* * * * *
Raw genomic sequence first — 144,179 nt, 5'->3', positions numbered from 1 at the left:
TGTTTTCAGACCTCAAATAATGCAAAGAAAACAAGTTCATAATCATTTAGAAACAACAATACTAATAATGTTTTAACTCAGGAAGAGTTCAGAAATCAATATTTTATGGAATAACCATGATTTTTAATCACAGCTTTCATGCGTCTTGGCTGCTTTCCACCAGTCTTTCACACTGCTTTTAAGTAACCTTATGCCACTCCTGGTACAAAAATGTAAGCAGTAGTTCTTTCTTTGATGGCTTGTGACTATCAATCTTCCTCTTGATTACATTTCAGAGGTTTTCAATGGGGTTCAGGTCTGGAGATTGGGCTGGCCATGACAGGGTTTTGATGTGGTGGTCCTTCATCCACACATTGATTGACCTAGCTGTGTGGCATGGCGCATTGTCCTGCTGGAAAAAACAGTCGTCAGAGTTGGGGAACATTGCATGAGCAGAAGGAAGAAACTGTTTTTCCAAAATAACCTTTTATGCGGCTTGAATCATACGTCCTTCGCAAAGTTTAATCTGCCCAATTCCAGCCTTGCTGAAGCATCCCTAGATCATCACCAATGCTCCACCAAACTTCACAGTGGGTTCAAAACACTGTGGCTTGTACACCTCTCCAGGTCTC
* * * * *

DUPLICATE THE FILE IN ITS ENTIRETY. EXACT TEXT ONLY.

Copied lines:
Raw genomic sequence first — 144,179 nt, 5'->3', positions numbered from 1 at the left:
TGTTTTCAGACCTCAAATAATGCAAAGAAAACAAGTTCATAATCATTTAGAAACAACAATACTAATAATGTTTTAACTCAGGAAGAGTTCAGAAATCAATATTTTATGGAATAACCATGATTTTTAATCACAGCTTTCATGCGTCTTGGCTGCTTTCCACCAGTCTTTCACACTGCTTTTAAGTAACCTTATGCCACTCCTGGTACAAAAATGTAAGCAGTAGTTCTTTCTTTGATGGCTTGTGACTATCAATCTTCCTCTTGATTACATTTCAGAGGTTTTCAATGGGGTTCAGGTCTGGAGATTGGGCTGGCCATGACAGGGTTTTGATGTGGTGGTCCTTCATCCACACATTGATTGACCTAGCTGTGTGGCATGGCGCATTGTCCTGCTGGAAAAAACAGTCGTCAGAGTTGGGGAACATTGCATGAGCAGAAGGAAGAAACTGTTTTTCCAAAATAACCTTTTATGCGGCTTGAATCATACGTCCTTCGCAAAGTTTAATCTGCCCAATTCCAGCCTTGCTGAAGCATCCCTAGATCATCACCAATGCTCCACCAAACTTCACAGTGGGTTCAAAACACTGTGGCTTGTACACCTCTCCAGGTCTC